New Technology Could Help Fatigued Offshore Workers Avoid Accidents

Using wearable devices, an interactive dashboard being developed by Texas A&M researchers will measure workers' readiness and engagement.

Near shore facilities
The assessment tools developed through the grant could also be used in areas outside of the oil and gas industry.
Credit: Justin Baetge/Texas A&M College of Engineering.

Fatigue is something most individuals deal with daily, with work culture, stress, and long hours all contributing. While some can still manage their jobs and remain safe when fatigued, workers in the offshore oil and gas industry need to be alert and ready for work in order to avoid accidents.

Oil and gas workers have long shifts and high physical and mental demands while working, causing them to have greater fatigue than average workers. If excessively sleepy or fatigued, they are 70% more likely to be involved in industrial accidents than alert, well-rested individuals. Fatigue was identified as a contributing factor in the BP Texas City Incident of 2005, as some operators had been working 12-hour shifts for as many as 29 consecutive days.

A team of researchers from Texas A&M University are using a wearable device and developing an interactive dashboard tool to help fatigued oil and gas workers avoid accidents and empower their front-line supervisors to make informed decisions about staffing. The interactive dashboard uses periodic self-reports of safety culture elements, such as the commitment to safety and performance management, submitted using digital devices.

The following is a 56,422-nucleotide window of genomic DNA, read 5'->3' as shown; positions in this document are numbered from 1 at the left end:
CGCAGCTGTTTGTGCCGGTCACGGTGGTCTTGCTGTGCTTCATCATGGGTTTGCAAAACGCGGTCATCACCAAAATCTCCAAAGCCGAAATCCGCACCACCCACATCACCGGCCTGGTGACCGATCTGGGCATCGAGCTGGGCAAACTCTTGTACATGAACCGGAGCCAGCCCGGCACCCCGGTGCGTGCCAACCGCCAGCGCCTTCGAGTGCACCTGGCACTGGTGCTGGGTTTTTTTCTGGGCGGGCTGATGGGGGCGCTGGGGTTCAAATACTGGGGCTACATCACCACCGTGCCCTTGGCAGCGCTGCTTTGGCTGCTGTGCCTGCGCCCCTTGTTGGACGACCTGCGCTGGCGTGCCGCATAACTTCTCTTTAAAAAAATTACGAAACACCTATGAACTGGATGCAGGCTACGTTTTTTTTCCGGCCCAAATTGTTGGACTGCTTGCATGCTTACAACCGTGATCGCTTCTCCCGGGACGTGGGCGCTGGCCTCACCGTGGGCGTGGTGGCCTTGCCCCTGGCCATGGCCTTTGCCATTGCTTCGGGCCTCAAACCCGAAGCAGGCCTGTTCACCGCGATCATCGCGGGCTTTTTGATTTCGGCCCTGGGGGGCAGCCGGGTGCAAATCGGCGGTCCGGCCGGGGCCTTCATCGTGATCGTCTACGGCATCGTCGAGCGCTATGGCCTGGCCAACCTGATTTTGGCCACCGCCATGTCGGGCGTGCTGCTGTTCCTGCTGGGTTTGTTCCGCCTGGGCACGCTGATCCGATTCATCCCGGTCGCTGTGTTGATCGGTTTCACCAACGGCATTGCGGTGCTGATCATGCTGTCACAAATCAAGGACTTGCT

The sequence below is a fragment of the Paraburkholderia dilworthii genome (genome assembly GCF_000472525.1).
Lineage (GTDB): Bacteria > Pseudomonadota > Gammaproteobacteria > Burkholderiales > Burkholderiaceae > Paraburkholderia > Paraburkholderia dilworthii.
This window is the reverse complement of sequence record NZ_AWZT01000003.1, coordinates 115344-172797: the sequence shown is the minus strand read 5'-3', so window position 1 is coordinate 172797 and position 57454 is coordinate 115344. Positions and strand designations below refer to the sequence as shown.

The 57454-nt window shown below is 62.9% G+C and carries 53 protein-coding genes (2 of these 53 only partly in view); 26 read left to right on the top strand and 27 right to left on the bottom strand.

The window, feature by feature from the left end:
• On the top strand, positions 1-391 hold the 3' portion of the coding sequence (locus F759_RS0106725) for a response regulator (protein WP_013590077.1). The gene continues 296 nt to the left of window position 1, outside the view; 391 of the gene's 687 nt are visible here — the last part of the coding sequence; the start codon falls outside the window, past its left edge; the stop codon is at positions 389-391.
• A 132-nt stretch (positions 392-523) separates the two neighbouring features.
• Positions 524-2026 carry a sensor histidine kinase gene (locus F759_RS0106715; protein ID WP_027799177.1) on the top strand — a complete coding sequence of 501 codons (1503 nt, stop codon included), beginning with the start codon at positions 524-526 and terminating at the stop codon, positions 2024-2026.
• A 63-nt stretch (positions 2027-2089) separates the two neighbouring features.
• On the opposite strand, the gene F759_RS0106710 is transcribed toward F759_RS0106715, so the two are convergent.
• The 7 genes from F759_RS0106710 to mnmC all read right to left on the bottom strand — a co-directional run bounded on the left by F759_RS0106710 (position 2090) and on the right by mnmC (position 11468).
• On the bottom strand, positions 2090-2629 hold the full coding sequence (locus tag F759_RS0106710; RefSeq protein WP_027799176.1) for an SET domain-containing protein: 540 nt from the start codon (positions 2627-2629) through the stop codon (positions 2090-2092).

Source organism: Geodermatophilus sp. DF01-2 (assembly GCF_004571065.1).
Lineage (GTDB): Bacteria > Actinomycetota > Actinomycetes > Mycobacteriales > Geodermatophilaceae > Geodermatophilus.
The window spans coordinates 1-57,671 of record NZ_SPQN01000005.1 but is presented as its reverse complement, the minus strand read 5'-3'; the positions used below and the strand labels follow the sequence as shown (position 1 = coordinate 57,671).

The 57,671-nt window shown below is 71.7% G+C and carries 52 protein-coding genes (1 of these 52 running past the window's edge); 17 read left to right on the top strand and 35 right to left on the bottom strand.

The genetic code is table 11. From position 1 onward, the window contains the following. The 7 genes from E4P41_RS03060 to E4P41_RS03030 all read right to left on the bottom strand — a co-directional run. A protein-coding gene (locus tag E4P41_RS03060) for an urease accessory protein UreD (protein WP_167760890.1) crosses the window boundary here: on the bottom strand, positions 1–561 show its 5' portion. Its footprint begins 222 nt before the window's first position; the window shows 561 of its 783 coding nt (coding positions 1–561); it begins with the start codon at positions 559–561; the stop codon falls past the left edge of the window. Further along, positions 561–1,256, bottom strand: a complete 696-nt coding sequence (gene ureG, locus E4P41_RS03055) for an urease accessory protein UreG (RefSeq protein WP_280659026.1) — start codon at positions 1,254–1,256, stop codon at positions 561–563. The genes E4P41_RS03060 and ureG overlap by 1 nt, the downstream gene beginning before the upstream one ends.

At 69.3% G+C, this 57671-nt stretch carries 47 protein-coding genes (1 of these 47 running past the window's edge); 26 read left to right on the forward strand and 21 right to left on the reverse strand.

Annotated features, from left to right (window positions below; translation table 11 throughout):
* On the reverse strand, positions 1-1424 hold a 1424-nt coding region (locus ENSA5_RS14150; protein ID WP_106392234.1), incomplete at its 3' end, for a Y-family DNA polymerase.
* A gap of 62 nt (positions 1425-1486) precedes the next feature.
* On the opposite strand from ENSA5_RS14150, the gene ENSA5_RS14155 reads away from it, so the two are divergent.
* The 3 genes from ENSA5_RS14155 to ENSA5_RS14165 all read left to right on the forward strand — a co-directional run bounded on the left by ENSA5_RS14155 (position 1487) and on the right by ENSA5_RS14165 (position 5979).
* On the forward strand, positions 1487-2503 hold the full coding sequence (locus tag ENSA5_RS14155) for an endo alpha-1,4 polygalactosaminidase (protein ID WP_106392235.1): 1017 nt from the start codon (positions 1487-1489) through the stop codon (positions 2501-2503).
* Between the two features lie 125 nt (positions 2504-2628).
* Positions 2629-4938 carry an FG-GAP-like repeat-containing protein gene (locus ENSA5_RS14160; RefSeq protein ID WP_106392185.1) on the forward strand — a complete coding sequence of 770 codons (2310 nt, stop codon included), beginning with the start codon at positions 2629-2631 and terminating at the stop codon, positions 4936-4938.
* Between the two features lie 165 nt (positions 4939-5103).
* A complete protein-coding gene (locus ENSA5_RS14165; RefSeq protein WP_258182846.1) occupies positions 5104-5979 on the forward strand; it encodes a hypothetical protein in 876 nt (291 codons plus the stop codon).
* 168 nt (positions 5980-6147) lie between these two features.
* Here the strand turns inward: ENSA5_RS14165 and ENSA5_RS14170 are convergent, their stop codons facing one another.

The wearable devices will measure how long workers sleep and how well they sleep. This will be measured through total sleep time and sleep efficiency, which is the amount of time spent asleep vs. time spent in bed but awake. The wearable device will use different visualization techniques to provide this information to managers through an interactive dashboard to evaluate, measure, and promote offshore worker engagement and readiness.

“Offshore workers are often left to self-manage their fatigue. There is a critical need to integrate fatigue monitoring, reporting, and management practices into an organization’s existing safety culture strategies, such that stakeholders at all levels are empowered to make safer work choices,” said Ranjana Mehta, associate professor in the Department of Industrial and Systems Engineering.

The dashboard will allow managers to see how physiologically ready—rested and alert—workers are before their shifts and over the course of their time on the rigs offshore. Many work 20 consecutive days on the rig.

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